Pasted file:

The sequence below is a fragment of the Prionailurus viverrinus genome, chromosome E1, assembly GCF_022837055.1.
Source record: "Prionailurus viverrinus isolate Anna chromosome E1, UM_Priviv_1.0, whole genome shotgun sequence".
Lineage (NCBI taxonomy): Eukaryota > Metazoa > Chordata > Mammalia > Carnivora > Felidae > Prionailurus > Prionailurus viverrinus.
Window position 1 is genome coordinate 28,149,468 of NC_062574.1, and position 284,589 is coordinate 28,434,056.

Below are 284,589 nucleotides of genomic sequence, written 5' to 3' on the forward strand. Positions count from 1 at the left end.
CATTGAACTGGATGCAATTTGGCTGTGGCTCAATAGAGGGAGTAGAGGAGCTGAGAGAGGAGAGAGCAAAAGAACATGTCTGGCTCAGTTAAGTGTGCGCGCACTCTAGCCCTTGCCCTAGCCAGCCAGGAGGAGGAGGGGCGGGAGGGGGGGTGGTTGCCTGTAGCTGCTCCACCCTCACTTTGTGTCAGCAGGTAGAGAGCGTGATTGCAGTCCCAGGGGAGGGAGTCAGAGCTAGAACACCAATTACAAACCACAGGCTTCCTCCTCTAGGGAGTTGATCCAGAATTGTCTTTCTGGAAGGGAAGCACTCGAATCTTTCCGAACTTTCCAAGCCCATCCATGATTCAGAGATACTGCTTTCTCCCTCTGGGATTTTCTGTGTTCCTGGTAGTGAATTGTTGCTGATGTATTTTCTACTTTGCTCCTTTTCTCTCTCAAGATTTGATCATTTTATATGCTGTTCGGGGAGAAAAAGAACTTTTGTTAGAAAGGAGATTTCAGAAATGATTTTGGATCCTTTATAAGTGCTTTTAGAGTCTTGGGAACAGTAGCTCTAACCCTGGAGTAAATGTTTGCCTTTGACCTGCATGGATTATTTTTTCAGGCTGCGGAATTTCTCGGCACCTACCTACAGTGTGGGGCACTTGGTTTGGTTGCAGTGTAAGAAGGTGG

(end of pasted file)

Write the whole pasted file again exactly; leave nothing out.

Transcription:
The sequence below is a fragment of the Prionailurus viverrinus genome, chromosome E1, assembly GCF_022837055.1.
Source record: "Prionailurus viverrinus isolate Anna chromosome E1, UM_Priviv_1.0, whole genome shotgun sequence".
Lineage (NCBI taxonomy): Eukaryota > Metazoa > Chordata > Mammalia > Carnivora > Felidae > Prionailurus > Prionailurus viverrinus.
Window position 1 is genome coordinate 28,149,468 of NC_062574.1, and position 284,589 is coordinate 28,434,056.

Below are 284,589 nucleotides of genomic sequence, written 5' to 3' on the forward strand. Positions count from 1 at the left end.
CATTGAACTGGATGCAATTTGGCTGTGGCTCAATAGAGGGAGTAGAGGAGCTGAGAGAGGAGAGAGCAAAAGAACATGTCTGGCTCAGTTAAGTGTGCGCGCACTCTAGCCCTTGCCCTAGCCAGCCAGGAGGAGGAGGGGCGGGAGGGGGGGTGGTTGCCTGTAGCTGCTCCACCCTCACTTTGTGTCAGCAGGTAGAGAGCGTGATTGCAGTCCCAGGGGAGGGAGTCAGAGCTAGAACACCAATTACAAACCACAGGCTTCCTCCTCTAGGGAGTTGATCCAGAATTGTCTTTCTGGAAGGGAAGCACTCGAATCTTTCCGAACTTTCCAAGCCCATCCATGATTCAGAGATACTGCTTTCTCCCTCTGGGATTTTCTGTGTTCCTGGTAGTGAATTGTTGCTGATGTATTTTCTACTTTGCTCCTTTTCTCTCTCAAGATTTGATCATTTTATATGCTGTTCGGGGAGAAAAAGAACTTTTGTTAGAAAGGAGATTTCAGAAATGATTTTGGATCCTTTATAAGTGCTTTTAGAGTCTTGGGAACAGTAGCTCTAACCCTGGAGTAAATGTTTGCCTTTGACCTGCATGGATTATTTTTTCAGGCTGCGGAATTTCTCGGCACCTACCTACAGTGTGGGGCACTTGGTTTGGTTGCAGTGTAAGAAGGTGG